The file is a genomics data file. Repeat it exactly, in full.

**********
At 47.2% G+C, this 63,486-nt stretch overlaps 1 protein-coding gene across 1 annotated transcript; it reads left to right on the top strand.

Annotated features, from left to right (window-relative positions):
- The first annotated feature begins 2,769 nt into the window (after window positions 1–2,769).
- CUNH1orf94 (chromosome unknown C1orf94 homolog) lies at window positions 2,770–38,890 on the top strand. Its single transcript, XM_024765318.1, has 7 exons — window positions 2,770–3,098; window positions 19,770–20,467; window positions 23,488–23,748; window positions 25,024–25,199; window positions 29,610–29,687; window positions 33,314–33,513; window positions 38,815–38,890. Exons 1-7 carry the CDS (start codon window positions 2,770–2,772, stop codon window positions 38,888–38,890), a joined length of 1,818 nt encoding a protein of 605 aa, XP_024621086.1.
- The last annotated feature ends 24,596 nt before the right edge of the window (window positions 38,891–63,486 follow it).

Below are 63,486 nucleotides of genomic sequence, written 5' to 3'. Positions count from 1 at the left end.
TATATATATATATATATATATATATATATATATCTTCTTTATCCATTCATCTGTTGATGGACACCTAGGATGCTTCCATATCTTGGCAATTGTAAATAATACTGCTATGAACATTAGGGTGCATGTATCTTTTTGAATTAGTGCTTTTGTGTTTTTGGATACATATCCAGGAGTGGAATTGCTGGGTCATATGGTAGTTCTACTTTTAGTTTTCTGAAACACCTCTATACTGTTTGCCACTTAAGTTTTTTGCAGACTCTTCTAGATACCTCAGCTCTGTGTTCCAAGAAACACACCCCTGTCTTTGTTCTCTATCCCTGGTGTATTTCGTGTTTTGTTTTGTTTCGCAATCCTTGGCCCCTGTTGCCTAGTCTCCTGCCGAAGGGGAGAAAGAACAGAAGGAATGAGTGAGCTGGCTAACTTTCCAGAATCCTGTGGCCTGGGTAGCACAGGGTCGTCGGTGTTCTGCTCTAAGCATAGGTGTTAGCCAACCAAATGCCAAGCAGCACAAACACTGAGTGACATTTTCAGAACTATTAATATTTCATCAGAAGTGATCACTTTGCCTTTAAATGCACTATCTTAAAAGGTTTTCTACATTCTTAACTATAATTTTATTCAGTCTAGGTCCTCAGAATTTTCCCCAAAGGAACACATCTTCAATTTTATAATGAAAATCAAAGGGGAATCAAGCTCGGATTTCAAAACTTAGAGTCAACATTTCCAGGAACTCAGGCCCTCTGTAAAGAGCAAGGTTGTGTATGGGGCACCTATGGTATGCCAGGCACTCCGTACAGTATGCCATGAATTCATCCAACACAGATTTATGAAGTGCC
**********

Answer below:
At 47.2% G+C, this 63,486-nt stretch overlaps 1 protein-coding gene across 1 annotated transcript; it reads left to right on the top strand.

Annotated features, from left to right (window-relative positions):
- The first annotated feature begins 2,769 nt into the window (after window positions 1–2,769).
- CUNH1orf94 (chromosome unknown C1orf94 homolog) lies at window positions 2,770–38,890 on the top strand. Its single transcript, XM_024765318.1, has 7 exons — window positions 2,770–3,098; window positions 19,770–20,467; window positions 23,488–23,748; window positions 25,024–25,199; window positions 29,610–29,687; window positions 33,314–33,513; window positions 38,815–38,890. Exons 1-7 carry the CDS (start codon window positions 2,770–2,772, stop codon window positions 38,888–38,890), a joined length of 1,818 nt encoding a protein of 605 aa, XP_024621086.1.
- The last annotated feature ends 24,596 nt before the right edge of the window (window positions 38,891–63,486 follow it).

Below are 63,486 nucleotides of genomic sequence, written 5' to 3'. Positions count from 1 at the left end.
TATATATATATATATATATATATATATATATATCTTCTTTATCCATTCATCTGTTGATGGACACCTAGGATGCTTCCATATCTTGGCAATTGTAAATAATACTGCTATGAACATTAGGGTGCATGTATCTTTTTGAATTAGTGCTTTTGTGTTTTTGGATACATATCCAGGAGTGGAATTGCTGGGTCATATGGTAGTTCTACTTTTAGTTTTCTGAAACACCTCTATACTGTTTGCCACTTAAGTTTTTTGCAGACTCTTCTAGATACCTCAGCTCTGTGTTCCAAGAAACACACCCCTGTCTTTGTTCTCTATCCCTGGTGTATTTCGTGTTTTGTTTTGTTTCGCAATCCTTGGCCCCTGTTGCCTAGTCTCCTGCCGAAGGGGAGAAAGAACAGAAGGAATGAGTGAGCTGGCTAACTTTCCAGAATCCTGTGGCCTGGGTAGCACAGGGTCGTCGGTGTTCTGCTCTAAGCATAGGTGTTAGCCAACCAAATGCCAAGCAGCACAAACACTGAGTGACATTTTCAGAACTATTAATATTTCATCAGAAGTGATCACTTTGCCTTTAAATGCACTATCTTAAAAGGTTTTCTACATTCTTAACTATAATTTTATTCAGTCTAGGTCCTCAGAATTTTCCCCAAAGGAACACATCTTCAATTTTATAATGAAAATCAAAGGGGAATCAAGCTCGGATTTCAAAACTTAGAGTCAACATTTCCAGGAACTCAGGCCCTCTGTAAAGAGCAAGGTTGTGTATGGGGCACCTATGGTATGCCAGGCACTCCGTACAGTATGCCATGAATTCATCCAACACAGATTTATGAAGTGCC